Plant Diversity ›› 2019, Vol. 41 ›› Issue (02): 75-83.doi: 10.1016/j.pld.2018.05.002

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Conserving and restoring the Caicos pine forests: The first decade

Michele Dani Sancheza, Bryan Naqqi Mancob, Junel Blaiseb, Marcella Corcorana, Martin Allen Hamiltona   

  1. a The Herbarium, Royal Botanic Gardens, Kew, Richmond, Surrey, TW9 3AE, UK;
    b Department of Environment and Coastal Resources, National Environmental Centre, Lower Bight Road, Providenciales, Turks and Caicos Islands
  • Received:2018-02-09 Revised:2018-05-14 Online:2019-04-25 Published:2019-05-18
  • Contact: Michele Dani Sanchez E-mail:m.sanchez@kew.org

Abstract: The severe and rapid attack on the Caicos pine Pinus caribaea var. bahamensis (Pinaceae) by the nonnative invasive pine tortoise scale, Toumeyella parvicornis, has resulted in the death of most of the trees in the Turks and Caicos Islands (TCI) in just over a decade. Local and international conservation efforts have enabled the necessary multi-disciplinary research, data gathering, and monitoring to develop and implement a restoration strategy for this endemic tree from the Bahaman archipelago. The native plant nursery established on North Caicos and horticultural expertise acquired throughout the years were crucial to the successful rescue of Caicos pine saplings from the wild populations and cultivation of new saplings grown from locally sourced seeds. These saplings have been used to establish six Restoration Trial Plots on Pine Cay and a seed orchard on North Caicos in TCI. Core Conservation Areas (CCAs) for the Caicos pine forests have been identified and mapped. To date, forest within the Pine Cay CCA has been supplemented by planting more than 450 pine trees, which have survived at a high (>80%) rate.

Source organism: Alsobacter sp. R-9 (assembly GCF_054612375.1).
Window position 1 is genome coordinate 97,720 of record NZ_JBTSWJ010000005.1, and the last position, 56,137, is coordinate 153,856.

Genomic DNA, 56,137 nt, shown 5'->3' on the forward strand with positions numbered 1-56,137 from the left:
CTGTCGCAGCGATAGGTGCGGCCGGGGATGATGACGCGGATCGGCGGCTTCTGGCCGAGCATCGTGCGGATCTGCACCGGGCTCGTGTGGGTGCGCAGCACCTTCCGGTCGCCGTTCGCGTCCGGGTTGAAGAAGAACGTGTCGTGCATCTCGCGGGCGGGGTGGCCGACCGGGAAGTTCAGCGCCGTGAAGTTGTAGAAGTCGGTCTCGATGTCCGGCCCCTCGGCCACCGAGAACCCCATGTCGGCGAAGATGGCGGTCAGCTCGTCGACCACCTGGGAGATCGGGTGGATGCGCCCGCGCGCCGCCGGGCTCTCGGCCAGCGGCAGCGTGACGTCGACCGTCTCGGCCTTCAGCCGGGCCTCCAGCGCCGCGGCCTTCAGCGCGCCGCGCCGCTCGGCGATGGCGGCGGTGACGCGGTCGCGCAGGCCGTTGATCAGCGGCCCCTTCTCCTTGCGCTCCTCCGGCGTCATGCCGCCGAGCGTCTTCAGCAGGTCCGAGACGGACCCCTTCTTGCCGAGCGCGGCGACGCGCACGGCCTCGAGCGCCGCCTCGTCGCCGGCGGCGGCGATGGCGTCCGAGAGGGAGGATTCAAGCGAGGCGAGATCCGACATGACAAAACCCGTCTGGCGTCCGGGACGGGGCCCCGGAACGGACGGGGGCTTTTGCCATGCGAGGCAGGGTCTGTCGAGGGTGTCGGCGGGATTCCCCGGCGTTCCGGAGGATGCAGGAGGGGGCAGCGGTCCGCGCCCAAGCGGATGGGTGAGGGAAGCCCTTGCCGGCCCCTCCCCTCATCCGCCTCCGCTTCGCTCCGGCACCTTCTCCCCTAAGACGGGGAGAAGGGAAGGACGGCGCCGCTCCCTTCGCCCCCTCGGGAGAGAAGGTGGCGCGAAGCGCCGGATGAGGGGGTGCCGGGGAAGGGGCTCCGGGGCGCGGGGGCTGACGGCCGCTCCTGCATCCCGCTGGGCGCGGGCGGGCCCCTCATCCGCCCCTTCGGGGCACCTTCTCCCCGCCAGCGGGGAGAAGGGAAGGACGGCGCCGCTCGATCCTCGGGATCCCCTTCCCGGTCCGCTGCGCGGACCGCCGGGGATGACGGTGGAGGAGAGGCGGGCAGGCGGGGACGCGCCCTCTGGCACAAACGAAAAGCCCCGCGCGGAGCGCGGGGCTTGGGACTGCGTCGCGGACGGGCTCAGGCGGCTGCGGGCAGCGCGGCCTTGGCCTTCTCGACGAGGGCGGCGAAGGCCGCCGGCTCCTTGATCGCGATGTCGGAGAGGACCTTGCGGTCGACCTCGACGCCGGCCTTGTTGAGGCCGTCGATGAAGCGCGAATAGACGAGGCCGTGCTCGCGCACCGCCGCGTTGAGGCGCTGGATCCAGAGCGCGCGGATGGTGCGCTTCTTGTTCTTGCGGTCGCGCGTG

Key words: Pine forest restoration, Plant nursery, Pinus caribaea var. bahamensis, Caribbean, Conservation, Turks and Caicos Islands